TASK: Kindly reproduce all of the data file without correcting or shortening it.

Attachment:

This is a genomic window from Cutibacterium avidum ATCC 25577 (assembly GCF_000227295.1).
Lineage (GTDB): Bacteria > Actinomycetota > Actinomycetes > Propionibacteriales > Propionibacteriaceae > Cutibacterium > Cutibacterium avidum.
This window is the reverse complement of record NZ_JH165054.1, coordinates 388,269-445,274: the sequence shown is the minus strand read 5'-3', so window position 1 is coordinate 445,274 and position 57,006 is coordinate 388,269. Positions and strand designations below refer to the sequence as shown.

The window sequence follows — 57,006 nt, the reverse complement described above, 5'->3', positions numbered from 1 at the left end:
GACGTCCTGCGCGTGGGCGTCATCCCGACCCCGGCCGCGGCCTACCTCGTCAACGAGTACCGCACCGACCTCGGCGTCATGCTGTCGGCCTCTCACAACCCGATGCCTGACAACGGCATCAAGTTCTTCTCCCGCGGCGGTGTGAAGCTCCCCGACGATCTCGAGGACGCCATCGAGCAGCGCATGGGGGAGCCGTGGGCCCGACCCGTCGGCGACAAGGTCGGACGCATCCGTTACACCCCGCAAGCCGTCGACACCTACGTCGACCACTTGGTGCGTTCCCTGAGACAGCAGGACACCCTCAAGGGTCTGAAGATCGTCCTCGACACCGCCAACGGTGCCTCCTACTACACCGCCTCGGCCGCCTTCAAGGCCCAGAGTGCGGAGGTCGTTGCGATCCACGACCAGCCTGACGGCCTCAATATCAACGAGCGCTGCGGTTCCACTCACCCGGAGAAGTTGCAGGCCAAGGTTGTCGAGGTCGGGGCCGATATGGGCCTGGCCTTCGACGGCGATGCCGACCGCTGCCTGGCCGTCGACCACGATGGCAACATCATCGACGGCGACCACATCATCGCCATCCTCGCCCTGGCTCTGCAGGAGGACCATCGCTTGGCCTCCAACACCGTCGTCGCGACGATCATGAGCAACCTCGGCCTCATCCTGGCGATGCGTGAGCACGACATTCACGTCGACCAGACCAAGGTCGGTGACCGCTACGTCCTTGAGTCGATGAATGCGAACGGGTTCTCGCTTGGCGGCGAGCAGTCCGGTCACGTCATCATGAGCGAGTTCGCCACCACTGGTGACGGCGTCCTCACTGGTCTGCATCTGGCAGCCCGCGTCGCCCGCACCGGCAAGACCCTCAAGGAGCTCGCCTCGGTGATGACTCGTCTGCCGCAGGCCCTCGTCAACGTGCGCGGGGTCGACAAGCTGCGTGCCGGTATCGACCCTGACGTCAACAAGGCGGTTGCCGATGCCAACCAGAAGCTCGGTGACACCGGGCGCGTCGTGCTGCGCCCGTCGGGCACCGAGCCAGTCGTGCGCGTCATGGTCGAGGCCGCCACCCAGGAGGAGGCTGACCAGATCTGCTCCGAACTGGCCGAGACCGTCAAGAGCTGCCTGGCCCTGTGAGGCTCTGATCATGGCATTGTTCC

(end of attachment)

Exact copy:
This is a genomic window from Cutibacterium avidum ATCC 25577 (assembly GCF_000227295.1).
Lineage (GTDB): Bacteria > Actinomycetota > Actinomycetes > Propionibacteriales > Propionibacteriaceae > Cutibacterium > Cutibacterium avidum.
This window is the reverse complement of record NZ_JH165054.1, coordinates 388,269-445,274: the sequence shown is the minus strand read 5'-3', so window position 1 is coordinate 445,274 and position 57,006 is coordinate 388,269. Positions and strand designations below refer to the sequence as shown.

The window sequence follows — 57,006 nt, the reverse complement described above, 5'->3', positions numbered from 1 at the left end:
GACGTCCTGCGCGTGGGCGTCATCCCGACCCCGGCCGCGGCCTACCTCGTCAACGAGTACCGCACCGACCTCGGCGTCATGCTGTCGGCCTCTCACAACCCGATGCCTGACAACGGCATCAAGTTCTTCTCCCGCGGCGGTGTGAAGCTCCCCGACGATCTCGAGGACGCCATCGAGCAGCGCATGGGGGAGCCGTGGGCCCGACCCGTCGGCGACAAGGTCGGACGCATCCGTTACACCCCGCAAGCCGTCGACACCTACGTCGACCACTTGGTGCGTTCCCTGAGACAGCAGGACACCCTCAAGGGTCTGAAGATCGTCCTCGACACCGCCAACGGTGCCTCCTACTACACCGCCTCGGCCGCCTTCAAGGCCCAGAGTGCGGAGGTCGTTGCGATCCACGACCAGCCTGACGGCCTCAATATCAACGAGCGCTGCGGTTCCACTCACCCGGAGAAGTTGCAGGCCAAGGTTGTCGAGGTCGGGGCCGATATGGGCCTGGCCTTCGACGGCGATGCCGACCGCTGCCTGGCCGTCGACCACGATGGCAACATCATCGACGGCGACCACATCATCGCCATCCTCGCCCTGGCTCTGCAGGAGGACCATCGCTTGGCCTCCAACACCGTCGTCGCGACGATCATGAGCAACCTCGGCCTCATCCTGGCGATGCGTGAGCACGACATTCACGTCGACCAGACCAAGGTCGGTGACCGCTACGTCCTTGAGTCGATGAATGCGAACGGGTTCTCGCTTGGCGGCGAGCAGTCCGGTCACGTCATCATGAGCGAGTTCGCCACCACTGGTGACGGCGTCCTCACTGGTCTGCATCTGGCAGCCCGCGTCGCCCGCACCGGCAAGACCCTCAAGGAGCTCGCCTCGGTGATGACTCGTCTGCCGCAGGCCCTCGTCAACGTGCGCGGGGTCGACAAGCTGCGTGCCGGTATCGACCCTGACGTCAACAAGGCGGTTGCCGATGCCAACCAGAAGCTCGGTGACACCGGGCGCGTCGTGCTGCGCCCGTCGGGCACCGAGCCAGTCGTGCGCGTCATGGTCGAGGCCGCCACCCAGGAGGAGGCTGACCAGATCTGCTCCGAACTGGCCGAGACCGTCAAGAGCTGCCTGGCCCTGTGAGGCTCTGATCATGGCATTGTTCC